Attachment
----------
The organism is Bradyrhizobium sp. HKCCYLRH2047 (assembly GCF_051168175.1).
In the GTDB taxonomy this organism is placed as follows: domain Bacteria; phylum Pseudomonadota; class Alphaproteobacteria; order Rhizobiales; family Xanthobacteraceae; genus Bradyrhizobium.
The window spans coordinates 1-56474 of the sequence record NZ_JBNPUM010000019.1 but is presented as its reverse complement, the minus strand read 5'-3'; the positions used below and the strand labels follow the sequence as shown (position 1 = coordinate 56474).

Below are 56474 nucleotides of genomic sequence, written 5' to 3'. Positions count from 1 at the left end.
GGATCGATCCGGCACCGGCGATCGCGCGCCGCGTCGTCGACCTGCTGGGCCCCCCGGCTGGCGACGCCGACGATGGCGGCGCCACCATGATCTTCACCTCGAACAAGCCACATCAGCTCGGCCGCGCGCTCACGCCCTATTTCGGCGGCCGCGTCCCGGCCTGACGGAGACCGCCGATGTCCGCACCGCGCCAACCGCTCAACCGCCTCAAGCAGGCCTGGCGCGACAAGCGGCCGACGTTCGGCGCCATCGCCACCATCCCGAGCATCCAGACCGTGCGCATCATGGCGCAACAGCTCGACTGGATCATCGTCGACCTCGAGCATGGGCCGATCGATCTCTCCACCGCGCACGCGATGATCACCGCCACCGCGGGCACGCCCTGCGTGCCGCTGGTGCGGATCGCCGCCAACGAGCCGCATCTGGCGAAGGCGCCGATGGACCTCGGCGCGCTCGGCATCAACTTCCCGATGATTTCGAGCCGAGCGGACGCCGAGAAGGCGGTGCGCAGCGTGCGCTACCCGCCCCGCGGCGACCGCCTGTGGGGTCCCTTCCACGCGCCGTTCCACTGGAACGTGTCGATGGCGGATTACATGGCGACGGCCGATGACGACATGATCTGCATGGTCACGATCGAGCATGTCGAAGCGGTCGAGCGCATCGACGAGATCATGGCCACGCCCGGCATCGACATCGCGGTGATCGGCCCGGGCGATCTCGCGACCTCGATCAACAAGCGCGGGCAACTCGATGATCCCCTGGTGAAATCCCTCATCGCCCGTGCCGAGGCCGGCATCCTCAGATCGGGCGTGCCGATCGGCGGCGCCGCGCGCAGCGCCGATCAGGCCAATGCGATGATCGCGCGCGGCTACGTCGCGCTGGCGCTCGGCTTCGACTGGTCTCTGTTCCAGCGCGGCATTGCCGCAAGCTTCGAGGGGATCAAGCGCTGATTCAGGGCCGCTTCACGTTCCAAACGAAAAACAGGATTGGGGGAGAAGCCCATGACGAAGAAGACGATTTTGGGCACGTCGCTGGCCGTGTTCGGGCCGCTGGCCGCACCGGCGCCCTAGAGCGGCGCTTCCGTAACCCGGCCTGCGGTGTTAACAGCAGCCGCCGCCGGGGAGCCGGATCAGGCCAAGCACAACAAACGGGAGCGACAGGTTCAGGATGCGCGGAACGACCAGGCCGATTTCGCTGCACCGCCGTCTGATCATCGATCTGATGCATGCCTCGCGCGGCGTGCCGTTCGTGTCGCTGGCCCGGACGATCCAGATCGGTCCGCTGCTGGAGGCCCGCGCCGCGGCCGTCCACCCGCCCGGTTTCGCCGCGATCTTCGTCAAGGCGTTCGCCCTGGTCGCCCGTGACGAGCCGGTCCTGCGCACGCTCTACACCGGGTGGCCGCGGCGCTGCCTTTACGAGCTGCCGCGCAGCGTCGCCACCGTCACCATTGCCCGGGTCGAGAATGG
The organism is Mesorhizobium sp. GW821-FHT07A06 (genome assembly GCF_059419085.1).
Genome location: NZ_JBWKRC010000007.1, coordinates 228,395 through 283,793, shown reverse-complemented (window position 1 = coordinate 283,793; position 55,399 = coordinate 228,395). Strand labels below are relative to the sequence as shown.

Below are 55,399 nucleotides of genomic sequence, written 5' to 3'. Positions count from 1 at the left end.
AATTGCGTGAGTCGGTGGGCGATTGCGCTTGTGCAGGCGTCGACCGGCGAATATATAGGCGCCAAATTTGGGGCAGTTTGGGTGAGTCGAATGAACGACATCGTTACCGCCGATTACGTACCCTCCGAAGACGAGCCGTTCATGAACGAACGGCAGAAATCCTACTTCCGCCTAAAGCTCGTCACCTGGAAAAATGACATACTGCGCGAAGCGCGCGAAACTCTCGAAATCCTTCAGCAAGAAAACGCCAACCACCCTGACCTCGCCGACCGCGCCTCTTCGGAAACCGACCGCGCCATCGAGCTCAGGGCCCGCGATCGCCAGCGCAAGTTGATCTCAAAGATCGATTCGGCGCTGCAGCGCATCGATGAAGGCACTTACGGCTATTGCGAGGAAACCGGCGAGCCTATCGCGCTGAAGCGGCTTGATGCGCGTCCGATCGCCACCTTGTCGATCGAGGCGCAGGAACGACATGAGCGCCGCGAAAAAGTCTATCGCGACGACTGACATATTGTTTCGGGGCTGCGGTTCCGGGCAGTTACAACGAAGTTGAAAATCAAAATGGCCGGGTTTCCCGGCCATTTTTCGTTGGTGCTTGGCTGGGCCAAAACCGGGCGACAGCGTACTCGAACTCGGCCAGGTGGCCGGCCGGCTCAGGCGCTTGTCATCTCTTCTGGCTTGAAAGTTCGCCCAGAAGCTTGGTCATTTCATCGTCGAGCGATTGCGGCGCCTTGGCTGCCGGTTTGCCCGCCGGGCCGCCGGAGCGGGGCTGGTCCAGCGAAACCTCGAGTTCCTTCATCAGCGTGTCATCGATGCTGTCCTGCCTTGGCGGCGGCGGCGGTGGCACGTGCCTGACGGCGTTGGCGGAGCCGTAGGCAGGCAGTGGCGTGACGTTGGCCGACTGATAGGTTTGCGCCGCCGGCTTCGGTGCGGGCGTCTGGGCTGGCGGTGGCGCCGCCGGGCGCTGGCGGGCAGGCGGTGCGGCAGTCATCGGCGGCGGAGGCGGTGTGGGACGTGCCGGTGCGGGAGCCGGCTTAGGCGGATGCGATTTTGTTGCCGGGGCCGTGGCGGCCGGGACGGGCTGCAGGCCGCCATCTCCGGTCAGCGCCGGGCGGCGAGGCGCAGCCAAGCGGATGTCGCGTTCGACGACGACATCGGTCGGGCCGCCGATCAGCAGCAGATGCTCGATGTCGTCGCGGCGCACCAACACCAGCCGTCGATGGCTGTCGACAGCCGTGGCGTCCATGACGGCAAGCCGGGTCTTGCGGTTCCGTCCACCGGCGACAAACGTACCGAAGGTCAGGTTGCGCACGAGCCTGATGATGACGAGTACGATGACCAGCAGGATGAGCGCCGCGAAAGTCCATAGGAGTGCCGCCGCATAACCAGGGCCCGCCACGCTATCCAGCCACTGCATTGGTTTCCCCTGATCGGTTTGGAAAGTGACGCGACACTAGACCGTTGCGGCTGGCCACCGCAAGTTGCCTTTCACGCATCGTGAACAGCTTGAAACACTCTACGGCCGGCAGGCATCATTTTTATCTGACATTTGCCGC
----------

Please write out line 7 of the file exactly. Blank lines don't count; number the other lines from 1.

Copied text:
Genome location: NZ_JBWKRC010000007.1, coordinates 228,395 through 283,793, shown reverse-complemented (window position 1 = coordinate 283,793; position 55,399 = coordinate 228,395). Strand labels below are relative to the sequence as shown.